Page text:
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UCLA continued to show the variety of its skills. The aggressive Bruins, pressing and running like happy cubs, gave their northern leaguemates an eyeful. Gail Goodrich helped shoot Oregon out of sight, 91-74, with 27 points and then Keith Erickson got 22 as Oregon State fell, 83-53. OSU's Jim Jarvis, who got to UCLA for 28 points, could hardly believe his eyes. "Every time I turned around there were more of them," he said, shaking his head, "and they were jumping higher."
Catching the frisky Bruins in the AAWU was beginning to look like an impossible chore. But STANFORD, for one, may just have a chance. The Indians looked solid enough while trimming Washington State 70-43 and Washington 80-68.
San Francisco's shooters were back on target again. Ollie Johnson hit 10 for 12, Erwin Mueller seven for seven, all from within eight feet, as the Dons routed San Jose State 77-53. Then San Francisco breezed past Santa Barbara 102-69.
Western AC observers can hardly wait for NEW MEXICO'S stingy defenders, the nation's best, and BRIGHAM YOUNG'S freewheeling runners to tangle next month. But meanwhile the Lobos put down Arizona State 69-48 and Arizona 64-42 for their 11th straight. And BYU's Cougars, who would rather shoot than defend, raced past Seattle 92-72 and Utah State 99-90. But there was some consolation for the Aggies. They edged Utah 86-84 in Salt Lake City, where the Redskins almost never lose, as LeRoy Walker scored 33 points and big Wayne Estes got his usual 32.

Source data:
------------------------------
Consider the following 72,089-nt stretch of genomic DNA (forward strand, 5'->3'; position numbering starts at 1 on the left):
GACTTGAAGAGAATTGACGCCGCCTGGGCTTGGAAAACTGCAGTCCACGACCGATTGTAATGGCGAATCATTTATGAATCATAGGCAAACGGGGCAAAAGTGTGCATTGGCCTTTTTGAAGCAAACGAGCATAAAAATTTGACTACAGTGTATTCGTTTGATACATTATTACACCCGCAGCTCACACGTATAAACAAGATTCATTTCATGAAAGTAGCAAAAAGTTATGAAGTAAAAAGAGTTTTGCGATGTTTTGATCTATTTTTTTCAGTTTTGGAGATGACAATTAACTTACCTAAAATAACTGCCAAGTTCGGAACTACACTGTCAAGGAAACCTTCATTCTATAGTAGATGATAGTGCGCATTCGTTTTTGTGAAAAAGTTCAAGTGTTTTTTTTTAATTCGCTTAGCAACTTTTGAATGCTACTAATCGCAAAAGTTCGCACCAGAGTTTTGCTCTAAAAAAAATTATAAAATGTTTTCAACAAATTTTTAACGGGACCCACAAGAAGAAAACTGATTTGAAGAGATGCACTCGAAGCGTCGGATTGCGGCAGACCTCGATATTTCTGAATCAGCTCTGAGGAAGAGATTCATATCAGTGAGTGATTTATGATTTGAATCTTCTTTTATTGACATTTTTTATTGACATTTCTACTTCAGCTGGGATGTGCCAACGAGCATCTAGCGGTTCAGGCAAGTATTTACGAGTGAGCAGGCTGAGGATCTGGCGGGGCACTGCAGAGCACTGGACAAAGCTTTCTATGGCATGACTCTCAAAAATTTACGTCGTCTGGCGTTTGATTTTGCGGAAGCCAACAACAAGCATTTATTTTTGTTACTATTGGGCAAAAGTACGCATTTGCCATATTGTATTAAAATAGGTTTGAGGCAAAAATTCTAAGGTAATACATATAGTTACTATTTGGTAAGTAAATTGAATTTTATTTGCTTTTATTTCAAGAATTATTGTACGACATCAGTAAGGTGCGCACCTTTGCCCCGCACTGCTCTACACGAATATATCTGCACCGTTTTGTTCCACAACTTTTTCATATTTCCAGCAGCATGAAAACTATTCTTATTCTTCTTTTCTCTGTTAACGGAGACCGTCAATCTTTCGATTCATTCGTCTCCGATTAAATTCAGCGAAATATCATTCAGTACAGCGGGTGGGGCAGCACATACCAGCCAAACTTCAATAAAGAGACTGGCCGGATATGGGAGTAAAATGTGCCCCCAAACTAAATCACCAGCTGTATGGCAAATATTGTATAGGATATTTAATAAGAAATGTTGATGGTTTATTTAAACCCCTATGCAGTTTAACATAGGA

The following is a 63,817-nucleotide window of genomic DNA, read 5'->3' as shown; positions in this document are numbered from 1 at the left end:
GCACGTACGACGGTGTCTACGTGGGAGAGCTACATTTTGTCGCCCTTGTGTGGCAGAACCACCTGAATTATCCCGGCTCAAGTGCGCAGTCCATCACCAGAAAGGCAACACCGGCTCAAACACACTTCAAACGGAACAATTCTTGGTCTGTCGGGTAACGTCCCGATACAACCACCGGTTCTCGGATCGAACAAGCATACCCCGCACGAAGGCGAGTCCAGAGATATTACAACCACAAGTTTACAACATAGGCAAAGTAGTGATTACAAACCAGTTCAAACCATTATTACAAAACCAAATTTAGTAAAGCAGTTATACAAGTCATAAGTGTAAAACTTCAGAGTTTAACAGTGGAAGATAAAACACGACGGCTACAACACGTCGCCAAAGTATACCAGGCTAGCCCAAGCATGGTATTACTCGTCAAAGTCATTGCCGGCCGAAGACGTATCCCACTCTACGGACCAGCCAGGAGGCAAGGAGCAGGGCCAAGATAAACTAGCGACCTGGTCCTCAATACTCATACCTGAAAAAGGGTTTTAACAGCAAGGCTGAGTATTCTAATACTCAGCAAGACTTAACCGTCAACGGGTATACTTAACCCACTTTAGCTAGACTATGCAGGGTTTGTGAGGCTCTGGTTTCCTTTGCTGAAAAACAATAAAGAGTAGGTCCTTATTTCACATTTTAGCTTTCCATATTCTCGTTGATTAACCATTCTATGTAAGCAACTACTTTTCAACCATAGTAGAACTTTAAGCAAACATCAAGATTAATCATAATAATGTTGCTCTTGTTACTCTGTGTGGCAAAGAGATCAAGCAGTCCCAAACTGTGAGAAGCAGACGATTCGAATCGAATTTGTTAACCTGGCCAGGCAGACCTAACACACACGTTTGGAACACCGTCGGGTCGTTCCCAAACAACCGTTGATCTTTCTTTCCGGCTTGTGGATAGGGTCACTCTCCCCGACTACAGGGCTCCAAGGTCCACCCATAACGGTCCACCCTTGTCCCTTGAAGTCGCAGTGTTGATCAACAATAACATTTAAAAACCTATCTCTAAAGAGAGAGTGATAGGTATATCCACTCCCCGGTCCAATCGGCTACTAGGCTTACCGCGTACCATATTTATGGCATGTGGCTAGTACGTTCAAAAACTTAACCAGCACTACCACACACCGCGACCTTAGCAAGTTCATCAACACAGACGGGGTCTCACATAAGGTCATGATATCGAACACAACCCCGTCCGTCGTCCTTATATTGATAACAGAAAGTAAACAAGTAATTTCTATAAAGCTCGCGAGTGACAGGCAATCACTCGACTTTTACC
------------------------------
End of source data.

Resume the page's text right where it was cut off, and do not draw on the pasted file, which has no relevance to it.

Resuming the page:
Idaho State's DeWayne Cruse must have set some kind of a record for futility when his team lost to WEBER STATE 64-55. First the officials called a technical foul on him, then a second and a third and finally one on the ISU bench. Minutes later Cruse, called for a personal foul, threw up his arms in disgust and accidentally caught a referee full in the face. It cost him a fourth technical before the sensitive referee threw him out of the game.
THE TOP THREE:
It did not take long for the hurly-burly Southwest Conference, where upsets are the norm, to begin playing an old familiar game. BAYLOR survived the incessant roar of leather-lunged rooters at College Station to edge Texas A&M 80-77 on sophomore Darrell Hardy's twisting reverse layup and two pressure free throws in the very last minute. But then came retribution for the precocious Bears, RICE, beaten 10 straight times, slowed down Baylor's run-and-shoot game with a tight zone defense and shocked Baylor 59-56, and at Waco, too. "We were ripe to be plucked," mourned Coach Bill Menefee. "They just whipped us good."
Before the first week of conference play was out, Texas A&M lost again, to SMU 89-77 and TCU, which had not won a conference game in almost two years, ended its 21-game losing streak. Led by sophomores Wayne Kreis and Stan Farr, a 6-foot-9 center, who both scored 17 points, the Frogs surprised Texas 77-64.